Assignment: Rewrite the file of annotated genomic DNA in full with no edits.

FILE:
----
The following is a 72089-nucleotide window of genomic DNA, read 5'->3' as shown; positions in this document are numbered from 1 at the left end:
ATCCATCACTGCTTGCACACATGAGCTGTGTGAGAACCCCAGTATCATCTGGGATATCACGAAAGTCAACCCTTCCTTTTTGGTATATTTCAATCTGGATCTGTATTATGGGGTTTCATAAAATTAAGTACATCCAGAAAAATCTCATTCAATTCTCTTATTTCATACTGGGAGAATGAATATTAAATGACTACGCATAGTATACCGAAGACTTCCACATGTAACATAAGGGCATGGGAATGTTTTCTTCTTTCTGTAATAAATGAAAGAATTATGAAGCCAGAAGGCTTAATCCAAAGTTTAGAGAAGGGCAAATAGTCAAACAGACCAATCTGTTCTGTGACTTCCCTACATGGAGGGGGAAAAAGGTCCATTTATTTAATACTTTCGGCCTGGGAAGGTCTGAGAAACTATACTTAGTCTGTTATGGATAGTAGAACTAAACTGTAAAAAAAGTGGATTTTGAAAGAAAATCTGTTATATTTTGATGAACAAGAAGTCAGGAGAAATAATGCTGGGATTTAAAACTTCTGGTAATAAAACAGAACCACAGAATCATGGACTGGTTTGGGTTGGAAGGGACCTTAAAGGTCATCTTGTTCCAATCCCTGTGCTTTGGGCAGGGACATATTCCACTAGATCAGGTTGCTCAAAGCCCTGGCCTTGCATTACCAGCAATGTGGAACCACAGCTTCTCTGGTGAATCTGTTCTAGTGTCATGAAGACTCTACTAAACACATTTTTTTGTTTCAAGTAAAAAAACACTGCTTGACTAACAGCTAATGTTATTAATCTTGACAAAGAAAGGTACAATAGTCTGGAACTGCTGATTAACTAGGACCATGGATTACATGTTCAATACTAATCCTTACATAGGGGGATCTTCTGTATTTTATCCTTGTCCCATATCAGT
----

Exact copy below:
The following is a 72089-nucleotide window of genomic DNA, read 5'->3' as shown; positions in this document are numbered from 1 at the left end:
ATCCATCACTGCTTGCACACATGAGCTGTGTGAGAACCCCAGTATCATCTGGGATATCACGAAAGTCAACCCTTCCTTTTTGGTATATTTCAATCTGGATCTGTATTATGGGGTTTCATAAAATTAAGTACATCCAGAAAAATCTCATTCAATTCTCTTATTTCATACTGGGAGAATGAATATTAAATGACTACGCATAGTATACCGAAGACTTCCACATGTAACATAAGGGCATGGGAATGTTTTCTTCTTTCTGTAATAAATGAAAGAATTATGAAGCCAGAAGGCTTAATCCAAAGTTTAGAGAAGGGCAAATAGTCAAACAGACCAATCTGTTCTGTGACTTCCCTACATGGAGGGGGAAAAAGGTCCATTTATTTAATACTTTCGGCCTGGGAAGGTCTGAGAAACTATACTTAGTCTGTTATGGATAGTAGAACTAAACTGTAAAAAAAGTGGATTTTGAAAGAAAATCTGTTATATTTTGATGAACAAGAAGTCAGGAGAAATAATGCTGGGATTTAAAACTTCTGGTAATAAAACAGAACCACAGAATCATGGACTGGTTTGGGTTGGAAGGGACCTTAAAGGTCATCTTGTTCCAATCCCTGTGCTTTGGGCAGGGACATATTCCACTAGATCAGGTTGCTCAAAGCCCTGGCCTTGCATTACCAGCAATGTGGAACCACAGCTTCTCTGGTGAATCTGTTCTAGTGTCATGAAGACTCTACTAAACACATTTTTTTGTTTCAAGTAAAAAAACACTGCTTGACTAACAGCTAATGTTATTAATCTTGACAAAGAAAGGTACAATAGTCTGGAACTGCTGATTAACTAGGACCATGGATTACATGTTCAATACTAATCCTTACATAGGGGGATCTTCTGTATTTTATCCTTGTCCCATATCAGT